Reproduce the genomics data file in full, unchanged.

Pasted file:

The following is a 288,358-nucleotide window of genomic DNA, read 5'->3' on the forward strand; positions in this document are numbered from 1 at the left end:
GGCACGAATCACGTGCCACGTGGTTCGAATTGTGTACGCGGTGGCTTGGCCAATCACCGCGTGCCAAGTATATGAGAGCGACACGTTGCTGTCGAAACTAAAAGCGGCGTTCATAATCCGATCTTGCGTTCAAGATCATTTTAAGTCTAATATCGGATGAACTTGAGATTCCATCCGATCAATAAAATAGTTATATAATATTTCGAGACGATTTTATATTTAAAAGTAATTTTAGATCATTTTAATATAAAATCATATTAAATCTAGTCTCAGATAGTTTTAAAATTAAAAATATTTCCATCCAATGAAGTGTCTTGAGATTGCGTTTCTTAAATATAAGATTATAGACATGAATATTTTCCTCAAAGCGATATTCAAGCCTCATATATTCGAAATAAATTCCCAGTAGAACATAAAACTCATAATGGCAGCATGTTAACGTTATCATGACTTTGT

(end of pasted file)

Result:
The following is a 288,358-nucleotide window of genomic DNA, read 5'->3' on the forward strand; positions in this document are numbered from 1 at the left end:
GGCACGAATCACGTGCCACGTGGTTCGAATTGTGTACGCGGTGGCTTGGCCAATCACCGCGTGCCAAGTATATGAGAGCGACACGTTGCTGTCGAAACTAAAAGCGGCGTTCATAATCCGATCTTGCGTTCAAGATCATTTTAAGTCTAATATCGGATGAACTTGAGATTCCATCCGATCAATAAAATAGTTATATAATATTTCGAGACGATTTTATATTTAAAAGTAATTTTAGATCATTTTAATATAAAATCATATTAAATCTAGTCTCAGATAGTTTTAAAATTAAAAATATTTCCATCCAATGAAGTGTCTTGAGATTGCGTTTCTTAAATATAAGATTATAGACATGAATATTTTCCTCAAAGCGATATTCAAGCCTCATATATTCGAAATAAATTCCCAGTAGAACATAAAACTCATAATGGCAGCATGTTAACGTTATCATGACTTTGT